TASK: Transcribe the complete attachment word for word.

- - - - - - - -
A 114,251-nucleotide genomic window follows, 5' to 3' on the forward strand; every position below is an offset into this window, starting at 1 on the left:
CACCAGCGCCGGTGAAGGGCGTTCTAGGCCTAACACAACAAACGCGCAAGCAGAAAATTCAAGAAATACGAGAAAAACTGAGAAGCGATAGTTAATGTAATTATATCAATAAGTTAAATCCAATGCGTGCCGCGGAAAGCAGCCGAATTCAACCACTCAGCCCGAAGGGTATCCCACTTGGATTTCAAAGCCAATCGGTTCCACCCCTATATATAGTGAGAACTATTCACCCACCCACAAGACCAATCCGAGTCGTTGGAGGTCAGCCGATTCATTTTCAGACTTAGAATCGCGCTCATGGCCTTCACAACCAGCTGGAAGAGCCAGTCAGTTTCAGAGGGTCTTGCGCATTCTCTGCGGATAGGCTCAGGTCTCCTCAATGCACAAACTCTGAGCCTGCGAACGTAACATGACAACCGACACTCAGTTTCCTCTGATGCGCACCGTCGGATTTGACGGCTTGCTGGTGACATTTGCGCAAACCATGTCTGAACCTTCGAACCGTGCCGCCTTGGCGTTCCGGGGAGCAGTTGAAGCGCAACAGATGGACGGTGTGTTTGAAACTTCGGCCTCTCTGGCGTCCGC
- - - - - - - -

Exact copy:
A 114,251-nucleotide genomic window follows, 5' to 3' on the forward strand; every position below is an offset into this window, starting at 1 on the left:
CACCAGCGCCGGTGAAGGGCGTTCTAGGCCTAACACAACAAACGCGCAAGCAGAAAATTCAAGAAATACGAGAAAAACTGAGAAGCGATAGTTAATGTAATTATATCAATAAGTTAAATCCAATGCGTGCCGCGGAAAGCAGCCGAATTCAACCACTCAGCCCGAAGGGTATCCCACTTGGATTTCAAAGCCAATCGGTTCCACCCCTATATATAGTGAGAACTATTCACCCACCCACAAGACCAATCCGAGTCGTTGGAGGTCAGCCGATTCATTTTCAGACTTAGAATCGCGCTCATGGCCTTCACAACCAGCTGGAAGAGCCAGTCAGTTTCAGAGGGTCTTGCGCATTCTCTGCGGATAGGCTCAGGTCTCCTCAATGCACAAACTCTGAGCCTGCGAACGTAACATGACAACCGACACTCAGTTTCCTCTGATGCGCACCGTCGGATTTGACGGCTTGCTGGTGACATTTGCGCAAACCATGTCTGAACCTTCGAACCGTGCCGCCTTGGCGTTCCGGGGAGCAGTTGAAGCGCAACAGATGGACGGTGTGTTTGAAACTTCGGCCTCTCTGGCGTCCGC